“We are working on documentary film about Spitsbergen. We are looking for videos on which we can see polar bears moving around in human settlements e.g. in Longyearbyen (bears wandering around the city, attacking people or maybe when someone shoot a bear).”
This is one of those times when someone else’s words leave us with none (at least when it comes to a witty opening for an extra-long installment of this week’s weirdness).
The request, posted Tuesday on a community Facebook page by a producer working on the documentary for a Polish TV station, had jaws dropping and memes flowing as about 40 mostly “WTF?”-type comments were posted during the next ten hours (and doubtless many more are coming). While Svalbard is home to plenty of polar bears – but no, there aren’t more of them than people – their visits within the city limits of Longyearbyen are exceedingly rare. Only two bears have been killed in town since the 1960s – and one of them was wandering away from town, but officials had to kill it because of people who swarmed out to look at it – and none in many years.
Now that we’re provided a straightforward explanation for why the request is so utterly bonkers, we’ll again let the words of others fill the weirdness quotient via some of the responses.
• René Olsen: “Yes, that’s very common in Longyearbyen, we film people getting attacked in town all the time before we decide to shoot the bear…’just hold on a little bit longer Bob, this is gonna look so good on Snapchat, first he rips you scull half open, then I’ll jump in with the rifle and take him out.'”
• Veronica Langteigen: “Exactly what is it you think Longyearbyen is? Your questions is not related to anything that would be useful for a documentary about neither Svalbard, polar bears or the people living up here. Read up on some new and accurate articles on this place, there should be thousands available if you Google it.”
• Morten Viking Sundby (the page administrator): “OK, this post has been reported but I will let it be so people can see the stupidity the moderators see every day.”
• Kai Ketil Sand: Couple of years ago I did a duty on one of the research boats up here. We did a job for an German documentary company/television. Of course about the Arctic. (Not climate change). They asked questions like: ‘What time does the glacier calf’ and ‘can you fix a seal lying on floating ice?’ Of course we contacted our secret connections. And fixed it.”
Marcin Wisniewski: “As you can see the small, but very close community of Longyearbyen reacts adversely when someone intends to reproduce stereotypes from kindergarten kindergarten (because probably not from gymnasium). Instead of offending people, it is better to check how many times in the last dozen or so years there were cases of shooting a polar bear and were any of these episodes in the city? In addition, it’s best to get yourself on SAS or Norwegian, talk for a couple of nights with people in Stationen or Kroa and have a lot of fantastic stories to show (not necessarily about bloodthirsty polar bears near the supermarket) and friendly contacts for free.”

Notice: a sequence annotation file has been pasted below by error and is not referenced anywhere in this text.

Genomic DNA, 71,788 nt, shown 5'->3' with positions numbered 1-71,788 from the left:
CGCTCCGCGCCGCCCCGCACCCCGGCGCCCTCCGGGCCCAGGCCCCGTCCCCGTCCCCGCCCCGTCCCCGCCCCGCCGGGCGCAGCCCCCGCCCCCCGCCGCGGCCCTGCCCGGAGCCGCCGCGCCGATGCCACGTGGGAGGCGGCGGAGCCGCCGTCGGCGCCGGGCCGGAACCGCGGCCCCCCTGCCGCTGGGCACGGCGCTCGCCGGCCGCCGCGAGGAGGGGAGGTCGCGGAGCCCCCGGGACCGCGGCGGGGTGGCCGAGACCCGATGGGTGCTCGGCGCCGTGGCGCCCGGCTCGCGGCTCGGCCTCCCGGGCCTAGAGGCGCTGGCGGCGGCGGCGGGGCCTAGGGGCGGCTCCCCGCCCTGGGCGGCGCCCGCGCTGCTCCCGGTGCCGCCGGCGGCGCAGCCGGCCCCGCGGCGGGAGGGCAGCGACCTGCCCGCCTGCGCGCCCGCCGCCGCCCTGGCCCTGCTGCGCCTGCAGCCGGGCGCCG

And finally, the last word from the filmmaker, Justyna Baran, when we asked her about her intentions for the documentary and the requested footage.
“I did not expect that my post will bring so many bad emotions,” she wrote in a reply that she also posted on the Facebook page. “Our documentary film is not about that. It’s about strong, proud people, especially woman living on Svalbard. And the bears are just an interesting fact, small (part of the ) episode but on YouTube we cannot find many proper files so we decided to ask and buy it from residents.”
OK, getting back to our usual length and format for these rants, it seems after giving that filmmaker grief an explanation is necessary for the photo at the top of the page that clearly shows a polar bear within a couple of meters of some guy in the center of town. It was published by The Weekly Times of Australia with the headline “Bill Sykes gets up close and personal with a polar bear.” Apparently Sykes is former political party leader who encountered the creature while on vacation here this summer. “He was out on his morning walk in Svalbard,” Sykes said. “I thought I was gone. Turned out he was only photo bombing.” The newspaper opined “judging by the look on its face the polar bear did not take kindly to Bill’s choice of football scarf. Must be still be unhappy about the Brisbane Bears being renamed the Brisbane Lions.” The story totally neglects to mention that it’s a stuffed bear outside a gift shop that tourists insist on touching despite signs and staff telling them not to. While that’s totally obviously to anyone who lives or has been here, it might explain why people like that filmmaker think we’ve gone to the zoo, so to speak…
If you think this week’s main photo is messed up, then get ready to go full-on profane with a batch of them by Swedish photographer Emma Svensson in a post on her website titled “Ten Fucked Up Photos From Svalbard.” It seems the screwing started when something in her camera broke and would no longer accept compact flash memory cards. “So at the bottom of the bag I found an SD card 16GB Ultra II,” she wrote. “I do not think you understand how slow it is, but it at least it wrote. When I then loaded the images into the computer, virtually every picture was destroyed. But in a very nice and creative way! Love how this error made the pictures finer.”